Indiana researchers make a breakthrough in treating triple-negative breast cancer

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NEWBURGH, Ind (WEHT) – Researchers at Indiana University say they have made a breakthrough in predicting and treating breast cancer, and some of that research was done in the Tri-State.

For more than four years, Indiana University researchers have studied ways to detect possible signs of remaining triple-negative breast cancer material before a relapse.

Triple-negative breast cancer is one of the most aggressive and deadliest types of breast cancer because it lacks common traits used to diagnose and treat most other breast cancers.

Some of that research was conducted at Oncology Hematology Associates of southwest Indiana in Newburgh.

Doctor Bryan Schneider is the co-leader of the research project. He says 90% of patients who went through chemotherapy and surgery were cured.

“Conversely, the other two-thirds that have residual disease removed at the time of surgery have a much higher risk of relapsing, so about half of these patients will have recurrence,” said Dr. Schneider.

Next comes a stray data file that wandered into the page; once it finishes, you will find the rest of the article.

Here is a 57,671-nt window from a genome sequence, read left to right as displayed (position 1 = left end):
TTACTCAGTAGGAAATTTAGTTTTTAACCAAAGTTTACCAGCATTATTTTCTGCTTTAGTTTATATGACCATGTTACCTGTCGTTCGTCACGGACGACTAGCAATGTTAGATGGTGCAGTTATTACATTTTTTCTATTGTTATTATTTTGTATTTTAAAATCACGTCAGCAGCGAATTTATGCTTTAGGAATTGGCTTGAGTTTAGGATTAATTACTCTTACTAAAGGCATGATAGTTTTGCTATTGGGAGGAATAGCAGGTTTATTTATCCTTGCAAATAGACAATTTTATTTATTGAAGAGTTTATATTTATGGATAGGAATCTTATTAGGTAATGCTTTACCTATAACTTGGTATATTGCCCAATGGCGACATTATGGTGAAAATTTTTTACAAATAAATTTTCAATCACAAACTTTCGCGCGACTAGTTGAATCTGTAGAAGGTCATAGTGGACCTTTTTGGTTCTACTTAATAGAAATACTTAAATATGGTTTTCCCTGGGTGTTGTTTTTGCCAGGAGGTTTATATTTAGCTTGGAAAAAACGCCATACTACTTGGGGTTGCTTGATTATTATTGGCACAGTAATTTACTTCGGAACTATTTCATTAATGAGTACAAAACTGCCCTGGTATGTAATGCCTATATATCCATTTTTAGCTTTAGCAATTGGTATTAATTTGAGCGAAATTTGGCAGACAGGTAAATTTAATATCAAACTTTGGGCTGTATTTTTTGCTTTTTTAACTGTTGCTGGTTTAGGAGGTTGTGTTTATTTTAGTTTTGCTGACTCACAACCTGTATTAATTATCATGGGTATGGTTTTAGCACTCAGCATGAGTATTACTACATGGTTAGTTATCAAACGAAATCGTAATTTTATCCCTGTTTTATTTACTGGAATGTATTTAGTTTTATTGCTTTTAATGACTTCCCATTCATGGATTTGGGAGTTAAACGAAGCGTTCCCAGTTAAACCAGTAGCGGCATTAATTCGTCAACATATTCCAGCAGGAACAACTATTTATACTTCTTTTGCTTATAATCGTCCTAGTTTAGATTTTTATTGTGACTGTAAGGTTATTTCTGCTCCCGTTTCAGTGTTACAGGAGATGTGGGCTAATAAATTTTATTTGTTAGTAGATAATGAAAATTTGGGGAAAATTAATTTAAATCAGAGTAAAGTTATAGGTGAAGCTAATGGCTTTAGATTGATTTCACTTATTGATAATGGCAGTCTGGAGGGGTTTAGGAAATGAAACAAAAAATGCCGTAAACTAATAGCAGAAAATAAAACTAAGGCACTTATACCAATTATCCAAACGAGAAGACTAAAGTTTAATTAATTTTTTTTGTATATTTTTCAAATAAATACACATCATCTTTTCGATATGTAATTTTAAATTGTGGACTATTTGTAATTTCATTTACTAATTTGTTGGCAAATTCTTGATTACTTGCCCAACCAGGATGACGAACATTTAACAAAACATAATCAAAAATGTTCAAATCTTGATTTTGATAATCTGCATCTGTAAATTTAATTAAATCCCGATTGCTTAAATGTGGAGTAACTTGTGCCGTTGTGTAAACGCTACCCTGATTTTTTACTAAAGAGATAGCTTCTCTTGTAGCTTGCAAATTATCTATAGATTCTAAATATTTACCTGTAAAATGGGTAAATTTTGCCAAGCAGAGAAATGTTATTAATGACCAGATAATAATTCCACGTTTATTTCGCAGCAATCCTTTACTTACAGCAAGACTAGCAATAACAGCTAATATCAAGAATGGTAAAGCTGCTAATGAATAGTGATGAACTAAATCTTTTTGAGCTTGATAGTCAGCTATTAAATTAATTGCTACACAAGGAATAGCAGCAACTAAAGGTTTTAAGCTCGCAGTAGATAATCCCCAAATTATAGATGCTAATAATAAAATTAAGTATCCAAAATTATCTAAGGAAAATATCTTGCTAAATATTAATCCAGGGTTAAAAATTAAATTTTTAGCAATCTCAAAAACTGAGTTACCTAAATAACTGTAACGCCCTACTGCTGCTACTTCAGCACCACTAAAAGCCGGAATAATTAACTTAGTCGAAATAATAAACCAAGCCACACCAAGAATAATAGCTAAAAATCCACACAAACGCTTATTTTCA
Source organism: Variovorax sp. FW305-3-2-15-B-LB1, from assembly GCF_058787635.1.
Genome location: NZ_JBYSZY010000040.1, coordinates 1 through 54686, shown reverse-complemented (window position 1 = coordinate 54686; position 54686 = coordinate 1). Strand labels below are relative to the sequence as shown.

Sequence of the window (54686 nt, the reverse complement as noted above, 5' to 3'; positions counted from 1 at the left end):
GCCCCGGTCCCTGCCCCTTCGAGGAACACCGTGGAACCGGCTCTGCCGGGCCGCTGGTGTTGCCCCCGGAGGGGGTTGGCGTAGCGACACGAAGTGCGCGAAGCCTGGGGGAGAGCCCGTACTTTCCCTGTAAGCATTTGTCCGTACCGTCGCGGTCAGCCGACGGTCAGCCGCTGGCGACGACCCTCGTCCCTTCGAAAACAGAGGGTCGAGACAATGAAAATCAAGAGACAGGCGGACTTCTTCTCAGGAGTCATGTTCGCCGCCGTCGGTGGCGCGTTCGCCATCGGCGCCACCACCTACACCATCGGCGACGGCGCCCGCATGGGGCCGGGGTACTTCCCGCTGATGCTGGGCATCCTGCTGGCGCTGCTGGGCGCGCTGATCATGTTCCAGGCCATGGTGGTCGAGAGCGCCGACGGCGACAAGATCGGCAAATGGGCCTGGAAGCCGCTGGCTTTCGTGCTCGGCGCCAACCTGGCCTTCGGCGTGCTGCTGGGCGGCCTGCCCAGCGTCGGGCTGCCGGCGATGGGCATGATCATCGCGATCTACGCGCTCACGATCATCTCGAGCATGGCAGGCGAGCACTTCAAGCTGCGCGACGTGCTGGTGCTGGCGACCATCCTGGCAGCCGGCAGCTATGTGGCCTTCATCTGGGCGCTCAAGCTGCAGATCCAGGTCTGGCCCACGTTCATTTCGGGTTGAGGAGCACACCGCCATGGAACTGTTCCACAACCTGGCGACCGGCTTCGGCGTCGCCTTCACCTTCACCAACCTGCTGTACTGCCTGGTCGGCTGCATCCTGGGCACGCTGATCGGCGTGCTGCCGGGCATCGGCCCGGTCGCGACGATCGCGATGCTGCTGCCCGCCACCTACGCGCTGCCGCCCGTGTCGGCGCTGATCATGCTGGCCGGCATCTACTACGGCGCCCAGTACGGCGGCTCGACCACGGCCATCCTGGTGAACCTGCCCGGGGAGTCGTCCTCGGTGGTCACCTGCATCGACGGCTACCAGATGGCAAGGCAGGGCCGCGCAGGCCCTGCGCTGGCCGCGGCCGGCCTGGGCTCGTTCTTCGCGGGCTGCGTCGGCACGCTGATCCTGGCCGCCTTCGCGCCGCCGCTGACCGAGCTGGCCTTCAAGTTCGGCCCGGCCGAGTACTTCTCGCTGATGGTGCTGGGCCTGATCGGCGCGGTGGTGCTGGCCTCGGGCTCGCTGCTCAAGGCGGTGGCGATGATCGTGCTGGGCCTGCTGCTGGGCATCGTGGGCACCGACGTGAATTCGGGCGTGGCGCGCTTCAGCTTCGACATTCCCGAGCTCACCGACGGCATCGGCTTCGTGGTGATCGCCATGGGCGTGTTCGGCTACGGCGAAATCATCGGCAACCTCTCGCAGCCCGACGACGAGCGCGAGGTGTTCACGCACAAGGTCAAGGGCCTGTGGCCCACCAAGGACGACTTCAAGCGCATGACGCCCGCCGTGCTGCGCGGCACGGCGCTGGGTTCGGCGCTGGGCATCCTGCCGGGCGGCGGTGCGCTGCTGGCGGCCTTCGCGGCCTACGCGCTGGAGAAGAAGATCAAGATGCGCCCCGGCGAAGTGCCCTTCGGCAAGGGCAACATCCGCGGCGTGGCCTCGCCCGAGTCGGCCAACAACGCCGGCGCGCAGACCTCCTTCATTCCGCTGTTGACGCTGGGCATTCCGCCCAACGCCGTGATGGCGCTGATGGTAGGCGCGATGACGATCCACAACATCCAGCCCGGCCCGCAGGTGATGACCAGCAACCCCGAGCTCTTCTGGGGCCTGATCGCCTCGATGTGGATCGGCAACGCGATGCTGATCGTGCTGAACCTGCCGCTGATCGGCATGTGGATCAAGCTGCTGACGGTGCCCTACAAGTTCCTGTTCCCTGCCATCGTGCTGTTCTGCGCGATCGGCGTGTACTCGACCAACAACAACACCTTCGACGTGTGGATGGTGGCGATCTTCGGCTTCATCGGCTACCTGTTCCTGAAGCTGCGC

During the study, researchers used innovative technology to take a simple blood sample along with special techniques to detect a tumor cell.

90% of those without it were found to remain cancer-free after two years.

“For me, I’m very hopeful for the future and continuing my survivorship without a recurrence because this lays a foundation for more trials, more interventions, and more therapies so that individuals can be hopeful just their life,” says triple-negative breast cancer survivor, Nadia E. Miller.

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(This story was originally published on December 13, 2019)

Copyright 2019 Nexstar Broadcasting, Inc. All rights reserved. This material may not be published, broadcast, rewritten, or redistributed.


Copyright 2020 Nexstar Broadcasting, Inc. All rights reserved. This material may not be published, broadcast, rewritten, or redistributed.

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